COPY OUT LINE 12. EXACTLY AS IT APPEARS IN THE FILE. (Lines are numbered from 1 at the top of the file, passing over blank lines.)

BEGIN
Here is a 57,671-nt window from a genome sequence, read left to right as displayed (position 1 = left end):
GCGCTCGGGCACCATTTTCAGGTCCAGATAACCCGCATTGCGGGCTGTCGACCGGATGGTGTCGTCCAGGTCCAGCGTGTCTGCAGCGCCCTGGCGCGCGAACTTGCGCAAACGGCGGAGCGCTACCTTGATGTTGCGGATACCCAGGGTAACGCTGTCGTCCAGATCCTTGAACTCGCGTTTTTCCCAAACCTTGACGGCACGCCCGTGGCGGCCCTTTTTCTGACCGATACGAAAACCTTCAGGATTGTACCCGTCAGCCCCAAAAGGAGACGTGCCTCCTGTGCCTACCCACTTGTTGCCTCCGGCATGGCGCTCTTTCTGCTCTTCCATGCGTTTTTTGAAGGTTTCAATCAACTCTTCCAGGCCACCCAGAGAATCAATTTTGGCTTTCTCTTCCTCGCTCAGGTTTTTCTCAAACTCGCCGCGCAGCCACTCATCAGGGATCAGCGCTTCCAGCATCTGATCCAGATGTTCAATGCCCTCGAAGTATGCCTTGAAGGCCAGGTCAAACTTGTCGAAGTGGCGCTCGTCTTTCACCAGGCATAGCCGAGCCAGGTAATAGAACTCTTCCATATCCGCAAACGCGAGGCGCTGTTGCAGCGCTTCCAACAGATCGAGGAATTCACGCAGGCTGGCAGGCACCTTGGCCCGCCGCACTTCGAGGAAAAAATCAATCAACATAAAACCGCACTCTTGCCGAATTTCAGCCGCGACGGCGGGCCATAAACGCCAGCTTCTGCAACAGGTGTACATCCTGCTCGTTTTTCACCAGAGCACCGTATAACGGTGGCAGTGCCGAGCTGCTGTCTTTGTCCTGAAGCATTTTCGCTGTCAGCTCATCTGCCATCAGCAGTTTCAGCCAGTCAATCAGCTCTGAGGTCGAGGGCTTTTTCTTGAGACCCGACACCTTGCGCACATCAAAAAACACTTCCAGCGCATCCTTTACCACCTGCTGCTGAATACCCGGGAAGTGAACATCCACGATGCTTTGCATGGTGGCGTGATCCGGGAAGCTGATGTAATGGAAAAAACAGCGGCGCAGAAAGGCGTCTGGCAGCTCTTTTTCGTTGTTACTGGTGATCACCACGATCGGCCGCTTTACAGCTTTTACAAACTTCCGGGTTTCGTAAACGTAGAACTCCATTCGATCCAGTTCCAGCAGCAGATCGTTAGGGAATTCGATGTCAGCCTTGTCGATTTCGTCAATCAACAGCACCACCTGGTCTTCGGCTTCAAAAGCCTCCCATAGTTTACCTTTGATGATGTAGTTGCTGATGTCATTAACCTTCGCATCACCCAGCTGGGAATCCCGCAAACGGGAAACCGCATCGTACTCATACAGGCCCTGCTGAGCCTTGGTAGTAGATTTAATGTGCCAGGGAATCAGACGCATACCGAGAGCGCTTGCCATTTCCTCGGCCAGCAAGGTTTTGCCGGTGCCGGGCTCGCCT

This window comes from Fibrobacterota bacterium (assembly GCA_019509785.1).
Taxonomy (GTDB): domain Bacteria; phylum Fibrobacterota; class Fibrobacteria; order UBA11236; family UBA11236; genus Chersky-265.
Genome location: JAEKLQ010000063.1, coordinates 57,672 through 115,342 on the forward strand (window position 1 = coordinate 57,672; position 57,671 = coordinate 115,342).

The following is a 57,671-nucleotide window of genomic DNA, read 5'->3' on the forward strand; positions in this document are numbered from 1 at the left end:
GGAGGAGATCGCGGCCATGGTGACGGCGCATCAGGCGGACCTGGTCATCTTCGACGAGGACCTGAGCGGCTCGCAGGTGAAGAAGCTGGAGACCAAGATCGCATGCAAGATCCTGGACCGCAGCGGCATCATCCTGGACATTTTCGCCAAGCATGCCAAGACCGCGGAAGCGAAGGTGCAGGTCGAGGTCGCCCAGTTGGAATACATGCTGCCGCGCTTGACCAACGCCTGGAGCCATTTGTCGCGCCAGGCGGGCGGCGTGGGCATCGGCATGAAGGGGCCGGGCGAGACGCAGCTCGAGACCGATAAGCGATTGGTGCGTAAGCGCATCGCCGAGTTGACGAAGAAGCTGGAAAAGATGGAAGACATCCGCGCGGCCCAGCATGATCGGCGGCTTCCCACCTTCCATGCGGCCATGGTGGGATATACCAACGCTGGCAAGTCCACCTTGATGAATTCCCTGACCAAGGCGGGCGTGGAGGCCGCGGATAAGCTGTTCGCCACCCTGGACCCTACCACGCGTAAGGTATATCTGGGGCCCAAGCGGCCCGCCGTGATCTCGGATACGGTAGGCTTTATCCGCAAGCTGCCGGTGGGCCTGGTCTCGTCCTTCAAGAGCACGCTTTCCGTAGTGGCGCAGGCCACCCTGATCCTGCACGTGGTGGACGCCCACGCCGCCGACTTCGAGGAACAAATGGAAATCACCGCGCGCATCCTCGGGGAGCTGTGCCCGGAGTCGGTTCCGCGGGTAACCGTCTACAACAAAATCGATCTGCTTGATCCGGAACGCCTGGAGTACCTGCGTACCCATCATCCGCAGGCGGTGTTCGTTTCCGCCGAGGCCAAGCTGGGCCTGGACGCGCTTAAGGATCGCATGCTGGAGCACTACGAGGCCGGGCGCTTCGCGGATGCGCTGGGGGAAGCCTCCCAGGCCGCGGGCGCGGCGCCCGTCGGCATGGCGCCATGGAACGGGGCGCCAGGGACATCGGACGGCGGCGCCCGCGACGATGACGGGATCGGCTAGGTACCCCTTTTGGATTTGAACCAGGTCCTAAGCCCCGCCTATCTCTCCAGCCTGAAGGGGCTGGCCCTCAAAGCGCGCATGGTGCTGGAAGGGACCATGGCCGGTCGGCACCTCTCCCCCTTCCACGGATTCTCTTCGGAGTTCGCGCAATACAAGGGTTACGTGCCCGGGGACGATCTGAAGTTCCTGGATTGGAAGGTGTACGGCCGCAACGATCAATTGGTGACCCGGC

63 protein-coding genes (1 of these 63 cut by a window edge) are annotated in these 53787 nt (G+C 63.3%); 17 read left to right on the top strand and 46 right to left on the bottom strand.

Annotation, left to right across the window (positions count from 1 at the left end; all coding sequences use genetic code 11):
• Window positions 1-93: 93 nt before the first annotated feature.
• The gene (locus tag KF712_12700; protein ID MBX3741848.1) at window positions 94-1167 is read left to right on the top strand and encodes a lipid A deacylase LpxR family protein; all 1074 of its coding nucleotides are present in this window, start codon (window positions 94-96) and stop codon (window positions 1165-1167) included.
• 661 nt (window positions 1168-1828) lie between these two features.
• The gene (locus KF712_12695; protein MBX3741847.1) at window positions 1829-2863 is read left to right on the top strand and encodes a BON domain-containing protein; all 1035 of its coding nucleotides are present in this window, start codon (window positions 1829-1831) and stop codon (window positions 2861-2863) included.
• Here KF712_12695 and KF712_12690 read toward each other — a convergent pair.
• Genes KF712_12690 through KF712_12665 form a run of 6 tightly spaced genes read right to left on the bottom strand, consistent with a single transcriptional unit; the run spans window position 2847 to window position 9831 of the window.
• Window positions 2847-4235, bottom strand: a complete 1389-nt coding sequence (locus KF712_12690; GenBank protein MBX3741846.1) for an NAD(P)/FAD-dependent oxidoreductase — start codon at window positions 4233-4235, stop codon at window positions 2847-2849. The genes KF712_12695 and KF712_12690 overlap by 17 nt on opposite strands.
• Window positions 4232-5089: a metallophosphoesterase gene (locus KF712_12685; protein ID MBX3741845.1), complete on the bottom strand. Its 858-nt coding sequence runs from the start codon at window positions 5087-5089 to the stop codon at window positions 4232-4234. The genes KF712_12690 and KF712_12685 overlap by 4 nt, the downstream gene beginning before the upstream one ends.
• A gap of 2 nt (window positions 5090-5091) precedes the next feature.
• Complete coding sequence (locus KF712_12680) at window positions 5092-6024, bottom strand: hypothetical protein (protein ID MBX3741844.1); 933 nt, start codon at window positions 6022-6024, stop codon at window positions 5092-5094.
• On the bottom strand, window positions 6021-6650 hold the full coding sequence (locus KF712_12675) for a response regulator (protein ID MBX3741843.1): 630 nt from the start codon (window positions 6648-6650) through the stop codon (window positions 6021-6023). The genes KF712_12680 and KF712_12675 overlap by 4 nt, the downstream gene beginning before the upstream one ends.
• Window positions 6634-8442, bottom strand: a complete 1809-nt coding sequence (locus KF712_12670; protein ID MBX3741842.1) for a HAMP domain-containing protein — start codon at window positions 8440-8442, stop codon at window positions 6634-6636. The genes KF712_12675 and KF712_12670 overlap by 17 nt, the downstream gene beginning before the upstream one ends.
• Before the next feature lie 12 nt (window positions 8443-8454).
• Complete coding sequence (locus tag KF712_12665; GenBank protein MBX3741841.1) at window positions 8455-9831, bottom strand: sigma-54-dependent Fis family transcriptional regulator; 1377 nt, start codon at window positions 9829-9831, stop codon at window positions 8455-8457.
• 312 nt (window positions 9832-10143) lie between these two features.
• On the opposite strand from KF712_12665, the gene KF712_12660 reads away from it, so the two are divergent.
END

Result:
• 661 nt (window positions 1168-1828) lie between these two features.